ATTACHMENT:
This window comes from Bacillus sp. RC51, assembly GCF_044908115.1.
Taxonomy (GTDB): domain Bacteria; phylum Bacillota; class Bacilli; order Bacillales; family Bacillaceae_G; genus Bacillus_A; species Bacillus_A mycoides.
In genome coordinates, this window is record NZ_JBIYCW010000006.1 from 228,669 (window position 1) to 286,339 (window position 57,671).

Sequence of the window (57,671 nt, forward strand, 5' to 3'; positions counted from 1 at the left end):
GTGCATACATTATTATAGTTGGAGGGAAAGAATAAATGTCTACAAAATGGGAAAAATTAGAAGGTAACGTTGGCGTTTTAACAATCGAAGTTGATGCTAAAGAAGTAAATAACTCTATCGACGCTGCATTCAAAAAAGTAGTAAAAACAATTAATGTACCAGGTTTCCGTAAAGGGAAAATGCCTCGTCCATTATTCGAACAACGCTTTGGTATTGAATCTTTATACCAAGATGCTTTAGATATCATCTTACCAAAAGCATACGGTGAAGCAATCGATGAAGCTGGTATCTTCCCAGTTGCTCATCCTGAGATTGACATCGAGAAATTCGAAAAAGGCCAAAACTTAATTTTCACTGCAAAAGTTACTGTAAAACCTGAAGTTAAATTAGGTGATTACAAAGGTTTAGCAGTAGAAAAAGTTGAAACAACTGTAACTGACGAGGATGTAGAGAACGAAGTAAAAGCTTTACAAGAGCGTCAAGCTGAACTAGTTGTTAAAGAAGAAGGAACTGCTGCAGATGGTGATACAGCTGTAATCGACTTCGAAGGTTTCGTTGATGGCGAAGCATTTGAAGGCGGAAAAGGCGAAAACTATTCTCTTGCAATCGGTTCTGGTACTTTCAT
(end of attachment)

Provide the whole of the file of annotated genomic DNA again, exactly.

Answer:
This window comes from Bacillus sp. RC51, assembly GCF_044908115.1.
Taxonomy (GTDB): domain Bacteria; phylum Bacillota; class Bacilli; order Bacillales; family Bacillaceae_G; genus Bacillus_A; species Bacillus_A mycoides.
In genome coordinates, this window is record NZ_JBIYCW010000006.1 from 228,669 (window position 1) to 286,339 (window position 57,671).

Sequence of the window (57,671 nt, forward strand, 5' to 3'; positions counted from 1 at the left end):
GTGCATACATTATTATAGTTGGAGGGAAAGAATAAATGTCTACAAAATGGGAAAAATTAGAAGGTAACGTTGGCGTTTTAACAATCGAAGTTGATGCTAAAGAAGTAAATAACTCTATCGACGCTGCATTCAAAAAAGTAGTAAAAACAATTAATGTACCAGGTTTCCGTAAAGGGAAAATGCCTCGTCCATTATTCGAACAACGCTTTGGTATTGAATCTTTATACCAAGATGCTTTAGATATCATCTTACCAAAAGCATACGGTGAAGCAATCGATGAAGCTGGTATCTTCCCAGTTGCTCATCCTGAGATTGACATCGAGAAATTCGAAAAAGGCCAAAACTTAATTTTCACTGCAAAAGTTACTGTAAAACCTGAAGTTAAATTAGGTGATTACAAAGGTTTAGCAGTAGAAAAAGTTGAAACAACTGTAACTGACGAGGATGTAGAGAACGAAGTAAAAGCTTTACAAGAGCGTCAAGCTGAACTAGTTGTTAAAGAAGAAGGAACTGCTGCAGATGGTGATACAGCTGTAATCGACTTCGAAGGTTTCGTTGATGGCGAAGCATTTGAAGGCGGAAAAGGCGAAAACTATTCTCTTGCAATCGGTTCTGGTACTTTCAT